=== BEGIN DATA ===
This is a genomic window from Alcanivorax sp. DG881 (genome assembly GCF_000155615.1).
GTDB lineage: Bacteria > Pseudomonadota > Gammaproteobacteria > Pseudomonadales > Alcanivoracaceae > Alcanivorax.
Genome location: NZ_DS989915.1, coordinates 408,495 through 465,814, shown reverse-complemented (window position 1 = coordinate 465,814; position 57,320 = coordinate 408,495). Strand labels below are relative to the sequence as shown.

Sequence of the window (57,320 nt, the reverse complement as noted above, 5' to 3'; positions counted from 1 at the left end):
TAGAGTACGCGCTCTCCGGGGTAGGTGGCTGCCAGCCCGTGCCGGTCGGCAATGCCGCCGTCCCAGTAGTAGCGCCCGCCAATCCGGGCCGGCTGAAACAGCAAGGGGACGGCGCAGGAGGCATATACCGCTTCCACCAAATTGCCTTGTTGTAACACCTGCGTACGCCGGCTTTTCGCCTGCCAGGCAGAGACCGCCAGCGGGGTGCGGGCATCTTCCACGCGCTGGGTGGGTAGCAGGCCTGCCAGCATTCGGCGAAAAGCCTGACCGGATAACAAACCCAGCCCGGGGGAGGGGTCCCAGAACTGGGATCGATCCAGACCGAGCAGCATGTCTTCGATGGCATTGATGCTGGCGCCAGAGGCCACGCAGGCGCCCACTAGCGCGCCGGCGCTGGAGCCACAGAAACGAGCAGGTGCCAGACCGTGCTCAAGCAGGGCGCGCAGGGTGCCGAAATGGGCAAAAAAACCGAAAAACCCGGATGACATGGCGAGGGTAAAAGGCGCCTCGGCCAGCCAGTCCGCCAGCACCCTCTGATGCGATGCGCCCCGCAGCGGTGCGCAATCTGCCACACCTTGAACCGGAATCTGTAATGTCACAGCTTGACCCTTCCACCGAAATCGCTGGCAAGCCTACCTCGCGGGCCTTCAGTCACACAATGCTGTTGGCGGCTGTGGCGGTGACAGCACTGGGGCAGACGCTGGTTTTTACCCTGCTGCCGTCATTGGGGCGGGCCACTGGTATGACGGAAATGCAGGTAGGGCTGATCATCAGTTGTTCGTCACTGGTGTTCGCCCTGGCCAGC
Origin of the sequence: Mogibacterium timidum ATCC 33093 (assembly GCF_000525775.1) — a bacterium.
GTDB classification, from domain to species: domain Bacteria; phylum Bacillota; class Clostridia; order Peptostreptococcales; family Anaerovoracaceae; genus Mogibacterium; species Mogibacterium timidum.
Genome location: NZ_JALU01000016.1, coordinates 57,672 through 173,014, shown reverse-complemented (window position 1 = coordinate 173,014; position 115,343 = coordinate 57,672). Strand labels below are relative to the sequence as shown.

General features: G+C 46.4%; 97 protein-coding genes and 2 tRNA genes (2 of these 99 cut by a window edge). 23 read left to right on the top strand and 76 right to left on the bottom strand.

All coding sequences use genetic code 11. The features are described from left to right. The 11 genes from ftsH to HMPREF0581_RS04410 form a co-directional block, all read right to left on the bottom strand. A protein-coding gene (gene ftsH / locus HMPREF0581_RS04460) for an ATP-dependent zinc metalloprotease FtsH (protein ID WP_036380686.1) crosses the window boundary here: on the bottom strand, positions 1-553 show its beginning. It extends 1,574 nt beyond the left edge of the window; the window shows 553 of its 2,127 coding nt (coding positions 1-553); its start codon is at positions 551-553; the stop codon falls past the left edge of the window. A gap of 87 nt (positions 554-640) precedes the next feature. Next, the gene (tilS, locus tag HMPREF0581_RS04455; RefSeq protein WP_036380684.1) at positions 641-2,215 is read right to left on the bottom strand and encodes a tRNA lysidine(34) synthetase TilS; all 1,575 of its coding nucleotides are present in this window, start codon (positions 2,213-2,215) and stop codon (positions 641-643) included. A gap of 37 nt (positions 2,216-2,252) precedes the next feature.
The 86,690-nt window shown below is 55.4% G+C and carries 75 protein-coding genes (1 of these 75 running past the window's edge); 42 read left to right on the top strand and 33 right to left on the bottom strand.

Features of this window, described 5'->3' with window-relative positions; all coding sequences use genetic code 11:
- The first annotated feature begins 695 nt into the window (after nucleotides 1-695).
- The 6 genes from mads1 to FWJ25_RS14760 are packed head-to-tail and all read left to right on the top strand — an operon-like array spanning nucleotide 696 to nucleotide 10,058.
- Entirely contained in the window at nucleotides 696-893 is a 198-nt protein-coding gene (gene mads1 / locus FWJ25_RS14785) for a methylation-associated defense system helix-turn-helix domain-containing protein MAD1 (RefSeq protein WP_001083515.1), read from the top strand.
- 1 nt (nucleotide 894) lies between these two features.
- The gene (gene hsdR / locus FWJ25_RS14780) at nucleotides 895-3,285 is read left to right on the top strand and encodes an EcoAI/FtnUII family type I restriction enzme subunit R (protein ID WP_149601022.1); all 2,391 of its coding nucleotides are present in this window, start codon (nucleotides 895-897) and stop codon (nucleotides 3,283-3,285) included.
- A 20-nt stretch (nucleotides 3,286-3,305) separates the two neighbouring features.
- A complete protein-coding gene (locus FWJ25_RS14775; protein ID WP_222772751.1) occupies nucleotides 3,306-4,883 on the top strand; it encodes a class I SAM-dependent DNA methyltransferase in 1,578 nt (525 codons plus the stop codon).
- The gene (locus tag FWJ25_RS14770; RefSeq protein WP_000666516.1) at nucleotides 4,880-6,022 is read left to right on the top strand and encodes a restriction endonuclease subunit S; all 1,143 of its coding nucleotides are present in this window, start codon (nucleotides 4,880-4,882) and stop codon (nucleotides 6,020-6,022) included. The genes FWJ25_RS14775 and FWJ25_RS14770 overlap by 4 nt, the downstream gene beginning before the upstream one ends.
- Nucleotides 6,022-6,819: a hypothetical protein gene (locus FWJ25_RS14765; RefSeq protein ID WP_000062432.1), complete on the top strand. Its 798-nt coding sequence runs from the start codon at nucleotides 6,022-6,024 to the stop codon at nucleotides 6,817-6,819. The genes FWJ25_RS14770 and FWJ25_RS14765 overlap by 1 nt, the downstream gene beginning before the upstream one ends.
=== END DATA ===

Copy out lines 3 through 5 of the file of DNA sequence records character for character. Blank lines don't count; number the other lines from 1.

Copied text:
Genome location: NZ_DS989915.1, coordinates 408,495 through 465,814, shown reverse-complemented (window position 1 = coordinate 465,814; position 57,320 = coordinate 408,495). Strand labels below are relative to the sequence as shown.

Sequence of the window (57,320 nt, the reverse complement as noted above, 5' to 3'; positions counted from 1 at the left end):
TAGAGTACGCGCTCTCCGGGGTAGGTGGCTGCCAGCCCGTGCCGGTCGGCAATGCCGCCGTCCCAGTAGTAGCGCCCGCCAATCCGGGCCGGCTGAAACAGCAAGGGGACGGCGCAGGAGGCATATACCGCTTCCACCAAATTGCCTTGTTGTAACACCTGCGTACGCCGGCTTTTCGCCTGCCAGGCAGAGACCGCCAGCGGGGTGCGGGCATCTTCCACGCGCTGGGTGGGTAGCAGGCCTGCCAGCATTCGGCGAAAAGCCTGACCGGATAACAAACCCAGCCCGGGGGAGGGGTCCCAGAACTGGGATCGATCCAGACCGAGCAGCATGTCTTCGATGGCATTGATGCTGGCGCCAGAGGCCACGCAGGCGCCCACTAGCGCGCCGGCGCTGGAGCCACAGAAACGAGCAGGTGCCAGACCGTGCTCAAGCAGGGCGCGCAGGGTGCCGAAATGGGCAAAAAAACCGAAAAACCCGGATGACATGGCGAGGGTAAAAGGCGCCTCGGCCAGCCAGTCCGCCAGCACCCTCTGATGCGATGCGCCCCGCAGCGGTGCGCAATCTGCCACACCTTGAACCGGAATCTGTAATGTCACAGCTTGACCCTTCCACCGAAATCGCTGGCAAGCCTACCTCGCGGGCCTTCAGTCACACAATGCTGTTGGCGGCTGTGGCGGTGACAGCACTGGGGCAGACGCTGGTTTTTACCCTGCTGCCGTCATTGGGGCGGGCCACTGGTATGACGGAAATGCAGGTAGGGCTGATCATCAGTTGTTCGTCACTGGTGTTCGCCCTGGCCAGC